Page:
I must have had subliminal awareness that, while all this was going on, my mother's last nerve had been laid to rest in a private ceremony, and that I had just, unwittingly, hammered the last tiny nail into that last nerve's coffin. Because suddenly, I was scared. A shaking-in-my-wet-fitted-hariache scared.

Jump ahead a split second: Mom spins on me with the speed of a viper and the spittle of the insane. Fortunately, I recognized the seriousness of the spin/spittle combo, and ducked aside before the slap landed. My mom quickly came to her senses and didn't raise her hand again. ::She was not typically a "hitter" but every once in awhile, usually in response to poorly timed insolence,(case in point) she'd reach out.::

She was still seething, though, and told me that she had never heard such disgusting blasphemy and was shocked at my filthy thoughts and disappointed in my poor judgment to actually speak them...blahsie blah....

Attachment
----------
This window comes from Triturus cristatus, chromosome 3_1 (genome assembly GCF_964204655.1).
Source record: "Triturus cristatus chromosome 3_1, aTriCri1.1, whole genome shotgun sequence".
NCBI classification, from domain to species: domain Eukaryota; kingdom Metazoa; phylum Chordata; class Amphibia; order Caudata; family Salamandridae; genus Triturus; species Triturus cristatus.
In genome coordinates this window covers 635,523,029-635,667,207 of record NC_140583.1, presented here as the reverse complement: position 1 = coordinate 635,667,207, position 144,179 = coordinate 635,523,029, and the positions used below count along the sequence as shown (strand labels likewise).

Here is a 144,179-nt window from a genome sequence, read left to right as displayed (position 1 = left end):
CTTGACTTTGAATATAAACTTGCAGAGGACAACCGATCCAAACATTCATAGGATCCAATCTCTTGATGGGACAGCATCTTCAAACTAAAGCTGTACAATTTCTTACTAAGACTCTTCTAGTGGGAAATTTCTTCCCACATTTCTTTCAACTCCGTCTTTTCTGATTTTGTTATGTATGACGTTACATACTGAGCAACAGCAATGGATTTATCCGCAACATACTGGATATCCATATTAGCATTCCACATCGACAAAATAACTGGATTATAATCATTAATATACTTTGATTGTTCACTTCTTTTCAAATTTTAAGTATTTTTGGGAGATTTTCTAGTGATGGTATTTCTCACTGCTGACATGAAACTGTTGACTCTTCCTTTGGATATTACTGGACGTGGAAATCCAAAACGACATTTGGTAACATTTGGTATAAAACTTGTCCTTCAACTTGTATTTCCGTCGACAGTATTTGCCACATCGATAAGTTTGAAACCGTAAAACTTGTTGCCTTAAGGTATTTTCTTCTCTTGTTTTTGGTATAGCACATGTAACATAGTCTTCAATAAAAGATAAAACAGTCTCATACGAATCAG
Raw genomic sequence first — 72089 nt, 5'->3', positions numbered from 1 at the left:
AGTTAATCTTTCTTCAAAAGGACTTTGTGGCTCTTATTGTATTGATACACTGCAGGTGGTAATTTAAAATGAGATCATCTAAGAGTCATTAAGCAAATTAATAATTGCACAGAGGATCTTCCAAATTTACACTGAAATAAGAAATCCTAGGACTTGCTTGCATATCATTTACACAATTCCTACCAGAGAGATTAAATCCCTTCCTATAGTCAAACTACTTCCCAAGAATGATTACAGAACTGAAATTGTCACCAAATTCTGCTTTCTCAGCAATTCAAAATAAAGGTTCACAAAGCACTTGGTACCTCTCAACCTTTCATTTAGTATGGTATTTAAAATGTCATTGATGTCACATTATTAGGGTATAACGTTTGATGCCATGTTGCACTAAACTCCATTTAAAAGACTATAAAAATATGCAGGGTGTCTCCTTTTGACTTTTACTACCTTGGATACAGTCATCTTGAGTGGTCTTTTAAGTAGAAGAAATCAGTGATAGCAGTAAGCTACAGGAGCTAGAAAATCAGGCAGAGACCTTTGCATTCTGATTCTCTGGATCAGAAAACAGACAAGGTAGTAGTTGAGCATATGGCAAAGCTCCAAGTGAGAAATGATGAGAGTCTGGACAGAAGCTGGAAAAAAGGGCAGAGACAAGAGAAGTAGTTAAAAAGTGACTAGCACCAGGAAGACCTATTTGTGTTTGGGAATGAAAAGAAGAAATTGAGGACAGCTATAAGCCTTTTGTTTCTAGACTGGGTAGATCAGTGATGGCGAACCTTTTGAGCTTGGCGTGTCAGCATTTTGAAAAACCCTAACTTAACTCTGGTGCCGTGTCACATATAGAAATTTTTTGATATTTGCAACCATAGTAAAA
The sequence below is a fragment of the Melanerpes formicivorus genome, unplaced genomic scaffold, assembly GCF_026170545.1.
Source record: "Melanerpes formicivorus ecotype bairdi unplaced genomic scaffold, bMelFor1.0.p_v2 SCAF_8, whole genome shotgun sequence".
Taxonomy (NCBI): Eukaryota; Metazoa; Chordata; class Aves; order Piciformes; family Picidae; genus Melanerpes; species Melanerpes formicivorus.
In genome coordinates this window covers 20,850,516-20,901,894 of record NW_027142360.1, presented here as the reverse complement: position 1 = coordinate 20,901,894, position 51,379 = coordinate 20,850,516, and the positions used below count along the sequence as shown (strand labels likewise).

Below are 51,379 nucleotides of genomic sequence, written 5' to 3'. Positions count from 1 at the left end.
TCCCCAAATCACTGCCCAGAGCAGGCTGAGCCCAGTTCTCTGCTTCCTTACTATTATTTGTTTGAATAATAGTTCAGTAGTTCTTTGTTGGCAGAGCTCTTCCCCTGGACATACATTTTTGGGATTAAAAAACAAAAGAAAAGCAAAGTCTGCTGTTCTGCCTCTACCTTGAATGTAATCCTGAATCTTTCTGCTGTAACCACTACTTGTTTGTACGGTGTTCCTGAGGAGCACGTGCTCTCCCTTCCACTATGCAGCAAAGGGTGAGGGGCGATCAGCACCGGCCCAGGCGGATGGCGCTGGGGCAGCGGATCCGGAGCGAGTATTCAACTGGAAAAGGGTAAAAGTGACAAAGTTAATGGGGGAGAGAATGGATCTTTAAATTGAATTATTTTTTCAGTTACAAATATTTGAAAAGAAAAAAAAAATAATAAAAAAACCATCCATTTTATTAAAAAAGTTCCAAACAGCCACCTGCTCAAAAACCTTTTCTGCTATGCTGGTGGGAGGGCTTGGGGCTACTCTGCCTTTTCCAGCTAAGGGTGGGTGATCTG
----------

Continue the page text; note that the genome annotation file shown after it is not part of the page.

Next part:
The situation had gone from interesting to surreal in mere seconds, and I knew when to cut my losses. I also knew I could make no further sense of this crazy. By now, I only wanted to get away from Jaye's smirky gloat, and my mother's pout.

My mom closed the deal by announcing that Jaye was confined to our bedroom and I was to stay in the living room, for the rest of the night. While I still believed that Jaye had gotten away with the perfect crime, I also appreciated that, on some deep and twisted level, I had gotten away with something too.

So as I left Jaye to bake in our tiny, hot bedroom and headed to the cooler climes of the living room, where a cozy couch and my current read waited, I had only one thing to say.

"Thank You, Jesus."